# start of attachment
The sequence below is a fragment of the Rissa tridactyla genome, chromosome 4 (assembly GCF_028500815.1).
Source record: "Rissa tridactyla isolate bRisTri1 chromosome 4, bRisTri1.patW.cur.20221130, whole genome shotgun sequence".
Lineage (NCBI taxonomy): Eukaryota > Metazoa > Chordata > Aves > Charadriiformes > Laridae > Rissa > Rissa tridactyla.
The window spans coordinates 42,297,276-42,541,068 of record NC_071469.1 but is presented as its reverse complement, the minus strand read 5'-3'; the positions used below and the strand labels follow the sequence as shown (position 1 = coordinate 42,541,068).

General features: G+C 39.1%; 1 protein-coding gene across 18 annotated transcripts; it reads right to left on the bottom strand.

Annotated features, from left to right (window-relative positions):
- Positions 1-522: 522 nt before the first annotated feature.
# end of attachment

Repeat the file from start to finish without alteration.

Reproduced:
The sequence below is a fragment of the Rissa tridactyla genome, chromosome 4 (assembly GCF_028500815.1).
Source record: "Rissa tridactyla isolate bRisTri1 chromosome 4, bRisTri1.patW.cur.20221130, whole genome shotgun sequence".
Lineage (NCBI taxonomy): Eukaryota > Metazoa > Chordata > Aves > Charadriiformes > Laridae > Rissa > Rissa tridactyla.
The window spans coordinates 42,297,276-42,541,068 of record NC_071469.1 but is presented as its reverse complement, the minus strand read 5'-3'; the positions used below and the strand labels follow the sequence as shown (position 1 = coordinate 42,541,068).

General features: G+C 39.1%; 1 protein-coding gene across 18 annotated transcripts; it reads right to left on the bottom strand.

Annotated features, from left to right (window-relative positions):
- Positions 1-522: 522 nt before the first annotated feature.